Is Traveling Safe?

Is Traveling Safe?

Ever since covid has started, people from all around the world have been quarantined. This virus has  In order to keep the coronavirus outbreak from spreading, many states have asked or required out-of-state visitors to self-quarantine upon arrival. Those restrictions are easing, beginning with the Centers for Disease Control and Prevention’s announcement last month of new quarantine guidelines for those who have been vaccinated. People who are fully vaccinated are no longer required to quarantine after being exposed to someone with COVID-19. 

Meanwhile, the number of Americans vaccinated has been rising quickly in recent weeks, but states are responding differently to the changing pandemic situation when it comes to their quarantine policies for travelers. California is among the states yet to say whether COVID-19 vaccination can exempt travelers from its quarantine requirements. Massachusetts and New Hampshire websites now note that visitors who have been fully vaccinated can avoid quarantining. Pennsylvania has dropped its quarantine requirement for all visitors. Quarantine rules and enforcement of those rules already vary widely across the country. Some states allow visitors in without quarantining if they offer proof of a negative test for COVID-19 taken within three days of arrival. Unfortunately, because it takes longer than three days to get results at many testing sites around the country, officials may ask visitors to quarantine until they receive proof of a negative test. Other states say a test isn’t a reliable substitute for quarantining. Plus, a city might have its own quarantine rules, separate from its state’s.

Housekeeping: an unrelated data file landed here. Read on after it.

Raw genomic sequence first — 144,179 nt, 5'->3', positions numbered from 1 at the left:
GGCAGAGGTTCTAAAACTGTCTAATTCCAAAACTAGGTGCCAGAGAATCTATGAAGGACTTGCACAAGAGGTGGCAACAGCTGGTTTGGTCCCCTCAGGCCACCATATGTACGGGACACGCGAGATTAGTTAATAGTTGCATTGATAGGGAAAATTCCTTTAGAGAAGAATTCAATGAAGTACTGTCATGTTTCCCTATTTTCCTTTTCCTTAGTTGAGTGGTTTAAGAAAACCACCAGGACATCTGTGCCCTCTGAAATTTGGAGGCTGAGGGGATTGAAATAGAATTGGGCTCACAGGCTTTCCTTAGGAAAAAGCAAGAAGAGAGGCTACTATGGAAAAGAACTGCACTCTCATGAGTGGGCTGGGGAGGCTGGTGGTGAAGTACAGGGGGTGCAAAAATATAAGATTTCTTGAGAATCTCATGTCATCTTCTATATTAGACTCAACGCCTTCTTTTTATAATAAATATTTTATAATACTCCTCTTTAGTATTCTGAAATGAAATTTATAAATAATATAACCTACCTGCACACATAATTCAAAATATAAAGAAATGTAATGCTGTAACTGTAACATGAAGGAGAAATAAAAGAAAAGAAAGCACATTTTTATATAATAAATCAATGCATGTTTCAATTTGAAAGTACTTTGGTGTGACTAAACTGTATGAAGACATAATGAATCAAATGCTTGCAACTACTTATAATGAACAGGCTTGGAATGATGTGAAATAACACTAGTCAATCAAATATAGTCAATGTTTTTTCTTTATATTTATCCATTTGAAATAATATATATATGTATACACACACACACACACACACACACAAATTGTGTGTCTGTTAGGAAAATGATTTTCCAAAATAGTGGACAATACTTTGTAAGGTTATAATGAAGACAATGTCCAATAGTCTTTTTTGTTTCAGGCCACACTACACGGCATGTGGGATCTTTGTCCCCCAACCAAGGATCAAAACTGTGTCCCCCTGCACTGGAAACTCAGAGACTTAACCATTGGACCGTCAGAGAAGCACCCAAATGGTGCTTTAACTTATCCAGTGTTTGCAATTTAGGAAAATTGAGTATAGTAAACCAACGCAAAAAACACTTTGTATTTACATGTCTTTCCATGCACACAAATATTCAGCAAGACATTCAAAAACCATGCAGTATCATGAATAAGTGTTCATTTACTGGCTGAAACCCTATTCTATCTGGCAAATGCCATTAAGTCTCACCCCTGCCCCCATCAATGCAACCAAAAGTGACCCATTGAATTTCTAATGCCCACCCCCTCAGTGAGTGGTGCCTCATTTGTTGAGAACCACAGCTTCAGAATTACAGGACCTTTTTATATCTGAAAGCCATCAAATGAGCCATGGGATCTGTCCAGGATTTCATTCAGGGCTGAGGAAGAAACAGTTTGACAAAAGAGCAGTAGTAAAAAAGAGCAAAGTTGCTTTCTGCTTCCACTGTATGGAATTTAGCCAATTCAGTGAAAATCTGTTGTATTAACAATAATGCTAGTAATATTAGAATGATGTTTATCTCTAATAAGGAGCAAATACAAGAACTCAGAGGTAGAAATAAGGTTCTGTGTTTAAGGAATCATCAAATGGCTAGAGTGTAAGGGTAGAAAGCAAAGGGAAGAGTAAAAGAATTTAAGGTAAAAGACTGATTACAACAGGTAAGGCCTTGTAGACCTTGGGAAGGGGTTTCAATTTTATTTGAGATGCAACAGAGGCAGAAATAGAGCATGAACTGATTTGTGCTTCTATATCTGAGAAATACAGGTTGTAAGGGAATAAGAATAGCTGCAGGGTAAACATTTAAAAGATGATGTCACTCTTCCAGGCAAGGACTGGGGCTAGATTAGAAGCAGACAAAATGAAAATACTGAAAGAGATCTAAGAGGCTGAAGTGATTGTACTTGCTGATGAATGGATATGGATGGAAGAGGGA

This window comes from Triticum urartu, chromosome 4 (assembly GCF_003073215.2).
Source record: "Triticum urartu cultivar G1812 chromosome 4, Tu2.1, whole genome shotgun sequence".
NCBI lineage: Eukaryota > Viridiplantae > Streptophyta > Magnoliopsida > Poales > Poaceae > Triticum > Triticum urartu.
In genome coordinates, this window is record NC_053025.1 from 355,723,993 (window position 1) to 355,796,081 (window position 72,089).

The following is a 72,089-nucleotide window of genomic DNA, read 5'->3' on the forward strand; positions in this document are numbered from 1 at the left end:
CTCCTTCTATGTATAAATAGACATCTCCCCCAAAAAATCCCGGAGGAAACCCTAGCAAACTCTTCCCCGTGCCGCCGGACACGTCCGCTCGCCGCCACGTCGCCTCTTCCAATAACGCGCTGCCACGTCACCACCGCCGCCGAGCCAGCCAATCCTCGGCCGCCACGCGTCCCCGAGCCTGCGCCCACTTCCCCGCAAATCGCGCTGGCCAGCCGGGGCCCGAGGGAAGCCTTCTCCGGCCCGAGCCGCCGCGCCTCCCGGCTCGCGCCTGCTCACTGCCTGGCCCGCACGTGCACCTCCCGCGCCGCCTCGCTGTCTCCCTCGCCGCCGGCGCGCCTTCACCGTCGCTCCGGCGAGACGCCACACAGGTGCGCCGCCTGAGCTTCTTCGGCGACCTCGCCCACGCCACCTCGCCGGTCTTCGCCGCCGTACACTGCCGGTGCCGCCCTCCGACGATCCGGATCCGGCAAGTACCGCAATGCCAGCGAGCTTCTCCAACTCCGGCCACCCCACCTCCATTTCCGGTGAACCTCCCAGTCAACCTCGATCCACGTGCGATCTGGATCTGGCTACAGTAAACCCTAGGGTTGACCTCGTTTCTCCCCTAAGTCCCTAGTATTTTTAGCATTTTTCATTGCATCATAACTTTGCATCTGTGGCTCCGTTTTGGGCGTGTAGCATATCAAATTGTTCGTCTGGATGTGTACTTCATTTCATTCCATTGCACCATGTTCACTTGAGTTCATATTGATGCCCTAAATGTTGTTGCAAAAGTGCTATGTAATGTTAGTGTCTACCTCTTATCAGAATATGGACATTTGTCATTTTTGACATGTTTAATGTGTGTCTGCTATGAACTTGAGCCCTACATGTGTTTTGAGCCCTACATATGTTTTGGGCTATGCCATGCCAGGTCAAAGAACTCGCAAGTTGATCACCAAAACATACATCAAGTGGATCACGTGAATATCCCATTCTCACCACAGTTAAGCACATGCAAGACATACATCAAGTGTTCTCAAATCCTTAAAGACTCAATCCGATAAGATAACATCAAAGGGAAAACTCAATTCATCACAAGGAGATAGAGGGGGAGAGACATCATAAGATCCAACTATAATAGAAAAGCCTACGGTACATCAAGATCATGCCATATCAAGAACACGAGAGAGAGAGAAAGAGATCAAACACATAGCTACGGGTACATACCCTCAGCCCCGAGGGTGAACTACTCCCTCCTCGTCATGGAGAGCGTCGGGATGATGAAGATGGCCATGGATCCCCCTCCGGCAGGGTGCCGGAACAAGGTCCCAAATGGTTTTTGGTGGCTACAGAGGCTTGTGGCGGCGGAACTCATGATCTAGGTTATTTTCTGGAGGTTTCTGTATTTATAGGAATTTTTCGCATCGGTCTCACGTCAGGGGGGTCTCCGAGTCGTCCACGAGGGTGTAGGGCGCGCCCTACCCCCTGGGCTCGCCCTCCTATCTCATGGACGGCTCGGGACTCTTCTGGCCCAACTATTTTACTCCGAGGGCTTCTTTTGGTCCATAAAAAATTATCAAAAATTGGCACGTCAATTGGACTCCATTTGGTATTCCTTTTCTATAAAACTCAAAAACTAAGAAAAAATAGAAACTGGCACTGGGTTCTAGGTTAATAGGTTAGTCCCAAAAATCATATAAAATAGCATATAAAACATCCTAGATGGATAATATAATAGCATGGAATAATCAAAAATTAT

A few states are presenting their quarantine policies as recommendations, with no penalties for noncompliance, but other states are far more serious, some threatening fines of up to $25,000 for noncompliance. And states’ determinations of whether other states are “high risk” can be wildly different, depending on their criteria. For example, Massachusetts considers nearly the whole country to be high risk, whereas Maryland now considers no other state to be in that category.